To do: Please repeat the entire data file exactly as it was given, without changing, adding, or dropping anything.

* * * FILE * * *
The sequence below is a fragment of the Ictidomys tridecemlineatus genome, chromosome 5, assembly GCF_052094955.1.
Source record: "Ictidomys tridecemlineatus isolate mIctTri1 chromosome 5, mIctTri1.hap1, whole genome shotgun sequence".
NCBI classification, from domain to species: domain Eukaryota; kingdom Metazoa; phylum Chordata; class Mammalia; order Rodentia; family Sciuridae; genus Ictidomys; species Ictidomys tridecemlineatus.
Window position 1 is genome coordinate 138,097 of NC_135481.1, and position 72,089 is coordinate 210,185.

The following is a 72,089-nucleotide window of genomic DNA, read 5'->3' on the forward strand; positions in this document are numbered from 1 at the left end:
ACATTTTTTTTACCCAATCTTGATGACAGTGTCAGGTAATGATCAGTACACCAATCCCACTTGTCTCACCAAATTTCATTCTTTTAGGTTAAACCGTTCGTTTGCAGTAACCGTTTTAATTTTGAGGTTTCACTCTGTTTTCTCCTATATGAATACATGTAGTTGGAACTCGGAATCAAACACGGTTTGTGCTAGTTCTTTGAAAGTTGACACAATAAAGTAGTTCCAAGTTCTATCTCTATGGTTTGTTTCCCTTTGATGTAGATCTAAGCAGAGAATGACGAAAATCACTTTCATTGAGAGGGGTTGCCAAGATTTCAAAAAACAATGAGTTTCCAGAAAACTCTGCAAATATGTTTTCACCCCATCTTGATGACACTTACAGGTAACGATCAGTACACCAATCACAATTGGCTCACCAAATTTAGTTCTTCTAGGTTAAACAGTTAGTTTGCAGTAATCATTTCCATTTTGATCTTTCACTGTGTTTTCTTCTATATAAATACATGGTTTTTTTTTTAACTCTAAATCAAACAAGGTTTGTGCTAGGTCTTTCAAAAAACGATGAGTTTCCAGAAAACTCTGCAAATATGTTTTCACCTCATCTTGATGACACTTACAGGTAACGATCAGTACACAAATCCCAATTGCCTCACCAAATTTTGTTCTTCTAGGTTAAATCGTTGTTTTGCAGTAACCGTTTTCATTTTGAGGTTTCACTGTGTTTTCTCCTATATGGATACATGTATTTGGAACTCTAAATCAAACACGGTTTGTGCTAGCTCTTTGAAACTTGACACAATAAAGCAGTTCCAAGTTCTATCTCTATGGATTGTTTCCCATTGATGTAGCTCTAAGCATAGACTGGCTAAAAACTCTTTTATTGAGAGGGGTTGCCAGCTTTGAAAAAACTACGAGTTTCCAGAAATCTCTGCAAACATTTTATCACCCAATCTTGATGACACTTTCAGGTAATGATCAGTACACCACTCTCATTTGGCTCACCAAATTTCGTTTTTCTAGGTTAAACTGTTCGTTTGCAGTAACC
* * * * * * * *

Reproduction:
The sequence below is a fragment of the Ictidomys tridecemlineatus genome, chromosome 5, assembly GCF_052094955.1.
Source record: "Ictidomys tridecemlineatus isolate mIctTri1 chromosome 5, mIctTri1.hap1, whole genome shotgun sequence".
NCBI classification, from domain to species: domain Eukaryota; kingdom Metazoa; phylum Chordata; class Mammalia; order Rodentia; family Sciuridae; genus Ictidomys; species Ictidomys tridecemlineatus.
Window position 1 is genome coordinate 138,097 of NC_135481.1, and position 72,089 is coordinate 210,185.

The following is a 72,089-nucleotide window of genomic DNA, read 5'->3' on the forward strand; positions in this document are numbered from 1 at the left end:
ACATTTTTTTTACCCAATCTTGATGACAGTGTCAGGTAATGATCAGTACACCAATCCCACTTGTCTCACCAAATTTCATTCTTTTAGGTTAAACCGTTCGTTTGCAGTAACCGTTTTAATTTTGAGGTTTCACTCTGTTTTCTCCTATATGAATACATGTAGTTGGAACTCGGAATCAAACACGGTTTGTGCTAGTTCTTTGAAAGTTGACACAATAAAGTAGTTCCAAGTTCTATCTCTATGGTTTGTTTCCCTTTGATGTAGATCTAAGCAGAGAATGACGAAAATCACTTTCATTGAGAGGGGTTGCCAAGATTTCAAAAAACAATGAGTTTCCAGAAAACTCTGCAAATATGTTTTCACCCCATCTTGATGACACTTACAGGTAACGATCAGTACACCAATCACAATTGGCTCACCAAATTTAGTTCTTCTAGGTTAAACAGTTAGTTTGCAGTAATCATTTCCATTTTGATCTTTCACTGTGTTTTCTTCTATATAAATACATGGTTTTTTTTTTAACTCTAAATCAAACAAGGTTTGTGCTAGGTCTTTCAAAAAACGATGAGTTTCCAGAAAACTCTGCAAATATGTTTTCACCTCATCTTGATGACACTTACAGGTAACGATCAGTACACAAATCCCAATTGCCTCACCAAATTTTGTTCTTCTAGGTTAAATCGTTGTTTTGCAGTAACCGTTTTCATTTTGAGGTTTCACTGTGTTTTCTCCTATATGGATACATGTATTTGGAACTCTAAATCAAACACGGTTTGTGCTAGCTCTTTGAAACTTGACACAATAAAGCAGTTCCAAGTTCTATCTCTATGGATTGTTTCCCATTGATGTAGCTCTAAGCATAGACTGGCTAAAAACTCTTTTATTGAGAGGGGTTGCCAGCTTTGAAAAAACTACGAGTTTCCAGAAATCTCTGCAAACATTTTATCACCCAATCTTGATGACACTTTCAGGTAATGATCAGTACACCACTCTCATTTGGCTCACCAAATTTCGTTTTTCTAGGTTAAACTGTTCGTTTGCAGTAACC